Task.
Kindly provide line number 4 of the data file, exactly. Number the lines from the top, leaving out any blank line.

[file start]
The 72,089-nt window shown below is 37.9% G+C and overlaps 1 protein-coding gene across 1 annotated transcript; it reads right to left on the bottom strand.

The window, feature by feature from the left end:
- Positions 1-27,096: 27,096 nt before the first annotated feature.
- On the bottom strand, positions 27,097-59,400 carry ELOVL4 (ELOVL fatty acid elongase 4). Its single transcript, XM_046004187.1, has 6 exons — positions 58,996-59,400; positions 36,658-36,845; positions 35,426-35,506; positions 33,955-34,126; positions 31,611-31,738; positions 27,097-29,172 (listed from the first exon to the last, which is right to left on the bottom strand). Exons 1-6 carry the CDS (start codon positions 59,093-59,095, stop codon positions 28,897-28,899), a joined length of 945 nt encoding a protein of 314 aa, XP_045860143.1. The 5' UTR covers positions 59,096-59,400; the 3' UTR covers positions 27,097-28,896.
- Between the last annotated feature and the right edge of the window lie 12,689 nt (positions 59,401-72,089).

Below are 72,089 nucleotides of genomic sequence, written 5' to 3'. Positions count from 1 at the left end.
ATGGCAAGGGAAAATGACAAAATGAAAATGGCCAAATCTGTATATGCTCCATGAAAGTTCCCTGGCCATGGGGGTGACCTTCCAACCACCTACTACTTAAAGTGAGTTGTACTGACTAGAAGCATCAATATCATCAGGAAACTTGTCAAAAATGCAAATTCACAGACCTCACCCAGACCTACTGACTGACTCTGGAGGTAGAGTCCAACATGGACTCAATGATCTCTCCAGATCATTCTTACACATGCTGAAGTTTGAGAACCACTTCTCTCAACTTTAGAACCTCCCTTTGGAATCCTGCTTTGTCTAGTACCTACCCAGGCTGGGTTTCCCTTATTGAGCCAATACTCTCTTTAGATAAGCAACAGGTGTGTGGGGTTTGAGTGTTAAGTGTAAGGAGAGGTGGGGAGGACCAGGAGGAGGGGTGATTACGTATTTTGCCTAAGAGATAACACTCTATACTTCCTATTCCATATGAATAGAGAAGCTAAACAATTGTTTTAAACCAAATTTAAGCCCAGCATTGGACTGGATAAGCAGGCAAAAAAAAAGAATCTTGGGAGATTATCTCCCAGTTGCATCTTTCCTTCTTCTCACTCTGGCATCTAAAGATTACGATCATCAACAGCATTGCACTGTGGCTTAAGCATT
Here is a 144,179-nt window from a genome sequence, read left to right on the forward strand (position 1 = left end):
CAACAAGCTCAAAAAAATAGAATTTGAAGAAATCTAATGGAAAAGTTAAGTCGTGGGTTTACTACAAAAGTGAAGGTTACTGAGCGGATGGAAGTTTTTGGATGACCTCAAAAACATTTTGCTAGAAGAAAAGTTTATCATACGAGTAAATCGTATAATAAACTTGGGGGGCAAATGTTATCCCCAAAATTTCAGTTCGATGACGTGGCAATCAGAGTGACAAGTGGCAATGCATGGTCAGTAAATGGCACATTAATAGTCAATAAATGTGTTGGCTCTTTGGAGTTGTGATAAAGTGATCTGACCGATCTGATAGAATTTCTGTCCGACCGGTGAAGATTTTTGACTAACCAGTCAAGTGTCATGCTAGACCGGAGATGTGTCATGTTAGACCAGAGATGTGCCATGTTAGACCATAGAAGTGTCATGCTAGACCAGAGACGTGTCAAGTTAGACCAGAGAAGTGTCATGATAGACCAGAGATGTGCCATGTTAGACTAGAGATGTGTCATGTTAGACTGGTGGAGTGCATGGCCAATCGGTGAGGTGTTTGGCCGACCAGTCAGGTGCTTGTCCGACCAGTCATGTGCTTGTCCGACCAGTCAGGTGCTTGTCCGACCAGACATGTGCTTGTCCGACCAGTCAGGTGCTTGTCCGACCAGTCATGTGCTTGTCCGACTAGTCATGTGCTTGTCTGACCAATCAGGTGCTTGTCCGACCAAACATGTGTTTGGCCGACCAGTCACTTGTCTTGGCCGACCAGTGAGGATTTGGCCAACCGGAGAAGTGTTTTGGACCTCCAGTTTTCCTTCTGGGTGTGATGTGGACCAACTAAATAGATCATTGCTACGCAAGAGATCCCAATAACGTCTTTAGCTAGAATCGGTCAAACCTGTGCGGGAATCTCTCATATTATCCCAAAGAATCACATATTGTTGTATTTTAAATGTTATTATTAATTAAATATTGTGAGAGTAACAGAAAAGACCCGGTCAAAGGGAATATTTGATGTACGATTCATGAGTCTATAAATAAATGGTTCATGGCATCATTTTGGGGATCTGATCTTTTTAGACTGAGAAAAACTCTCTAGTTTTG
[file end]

- On the bottom strand, positions 27,097-59,400 carry ELOVL4 (ELOVL fatty acid elongase 4). Its single transcript, XM_046004187.1, has 6 exons — positions 58,996-59,400; positions 36,658-36,845; positions 35,426-35,506; positions 33,955-34,126; positions 31,611-31,738; positions 27,097-29,172 (listed from the first exon to the last, which is right to left on the bottom strand). Exons 1-6 carry the CDS (start codon positions 59,093-59,095, stop codon positions 28,897-28,899), a joined length of 945 nt encoding a protein of 314 aa, XP_045860143.1. The 5' UTR covers positions 59,096-59,400; the 3' UTR covers positions 27,097-28,896.